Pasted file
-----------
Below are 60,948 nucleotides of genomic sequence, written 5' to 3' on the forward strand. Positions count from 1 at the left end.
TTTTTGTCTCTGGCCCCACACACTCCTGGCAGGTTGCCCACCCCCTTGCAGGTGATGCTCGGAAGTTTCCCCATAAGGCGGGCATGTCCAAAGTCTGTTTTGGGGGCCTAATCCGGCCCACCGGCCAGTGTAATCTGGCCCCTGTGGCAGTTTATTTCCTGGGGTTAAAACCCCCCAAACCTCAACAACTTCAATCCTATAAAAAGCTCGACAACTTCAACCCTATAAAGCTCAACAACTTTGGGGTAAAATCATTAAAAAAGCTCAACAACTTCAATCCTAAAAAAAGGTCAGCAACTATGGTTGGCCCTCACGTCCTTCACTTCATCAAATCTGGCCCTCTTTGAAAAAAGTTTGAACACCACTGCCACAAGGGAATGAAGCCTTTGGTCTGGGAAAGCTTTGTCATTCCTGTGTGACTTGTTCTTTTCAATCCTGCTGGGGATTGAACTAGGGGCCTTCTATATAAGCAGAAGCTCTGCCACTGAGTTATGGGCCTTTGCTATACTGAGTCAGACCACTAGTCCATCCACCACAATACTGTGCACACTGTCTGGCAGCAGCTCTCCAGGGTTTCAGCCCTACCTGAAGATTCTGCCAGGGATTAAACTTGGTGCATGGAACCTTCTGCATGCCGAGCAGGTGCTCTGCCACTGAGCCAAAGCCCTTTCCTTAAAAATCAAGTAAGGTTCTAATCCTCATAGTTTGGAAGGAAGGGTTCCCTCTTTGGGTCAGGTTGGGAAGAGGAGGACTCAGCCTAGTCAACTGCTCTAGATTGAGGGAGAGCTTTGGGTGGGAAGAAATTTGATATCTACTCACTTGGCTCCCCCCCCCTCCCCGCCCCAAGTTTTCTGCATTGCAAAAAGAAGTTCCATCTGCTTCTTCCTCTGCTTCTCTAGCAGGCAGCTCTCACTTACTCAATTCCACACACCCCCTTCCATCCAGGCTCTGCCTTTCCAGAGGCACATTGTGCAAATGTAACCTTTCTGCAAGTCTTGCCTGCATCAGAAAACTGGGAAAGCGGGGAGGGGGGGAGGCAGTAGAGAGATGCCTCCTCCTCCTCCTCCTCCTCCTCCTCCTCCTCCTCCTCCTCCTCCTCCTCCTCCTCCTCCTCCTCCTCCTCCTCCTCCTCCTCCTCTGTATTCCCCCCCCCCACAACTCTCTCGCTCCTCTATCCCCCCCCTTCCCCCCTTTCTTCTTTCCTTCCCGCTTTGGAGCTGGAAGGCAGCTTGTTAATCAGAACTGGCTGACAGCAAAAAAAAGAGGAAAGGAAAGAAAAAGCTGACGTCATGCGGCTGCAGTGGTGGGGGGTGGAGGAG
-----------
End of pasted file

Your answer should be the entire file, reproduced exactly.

Below are 60,948 nucleotides of genomic sequence, written 5' to 3' on the forward strand. Positions count from 1 at the left end.
TTTTTGTCTCTGGCCCCACACACTCCTGGCAGGTTGCCCACCCCCTTGCAGGTGATGCTCGGAAGTTTCCCCATAAGGCGGGCATGTCCAAAGTCTGTTTTGGGGGCCTAATCCGGCCCACCGGCCAGTGTAATCTGGCCCCTGTGGCAGTTTATTTCCTGGGGTTAAAACCCCCCAAACCTCAACAACTTCAATCCTATAAAAAGCTCGACAACTTCAACCCTATAAAGCTCAACAACTTTGGGGTAAAATCATTAAAAAAGCTCAACAACTTCAATCCTAAAAAAAGGTCAGCAACTATGGTTGGCCCTCACGTCCTTCACTTCATCAAATCTGGCCCTCTTTGAAAAAAGTTTGAACACCACTGCCACAAGGGAATGAAGCCTTTGGTCTGGGAAAGCTTTGTCATTCCTGTGTGACTTGTTCTTTTCAATCCTGCTGGGGATTGAACTAGGGGCCTTCTATATAAGCAGAAGCTCTGCCACTGAGTTATGGGCCTTTGCTATACTGAGTCAGACCACTAGTCCATCCACCACAATACTGTGCACACTGTCTGGCAGCAGCTCTCCAGGGTTTCAGCCCTACCTGAAGATTCTGCCAGGGATTAAACTTGGTGCATGGAACCTTCTGCATGCCGAGCAGGTGCTCTGCCACTGAGCCAAAGCCCTTTCCTTAAAAATCAAGTAAGGTTCTAATCCTCATAGTTTGGAAGGAAGGGTTCCCTCTTTGGGTCAGGTTGGGAAGAGGAGGACTCAGCCTAGTCAACTGCTCTAGATTGAGGGAGAGCTTTGGGTGGGAAGAAATTTGATATCTACTCACTTGGCTCCCCCCCCCTCCCCGCCCCAAGTTTTCTGCATTGCAAAAAGAAGTTCCATCTGCTTCTTCCTCTGCTTCTCTAGCAGGCAGCTCTCACTTACTCAATTCCACACACCCCCTTCCATCCAGGCTCTGCCTTTCCAGAGGCACATTGTGCAAATGTAACCTTTCTGCAAGTCTTGCCTGCATCAGAAAACTGGGAAAGCGGGGAGGGGGGGAGGCAGTAGAGAGATGCCTCCTCCTCCTCCTCCTCCTCCTCCTCCTCCTCCTCCTCCTCCTCCTCCTCCTCCTCCTCCTCCTCCTCCTCCTCCTCCTCCTCCTCTGTATTCCCCCCCCCCACAACTCTCTCGCTCCTCTATCCCCCCCCTTCCCCCCTTTCTTCTTTCCTTCCCGCTTTGGAGCTGGAAGGCAGCTTGTTAATCAGAACTGGCTGACAGCAAAAAAAAGAGGAAAGGAAAGAAAAAGCTGACGTCATGCGGCTGCAGTGGTGGGGGGTGGAGGAG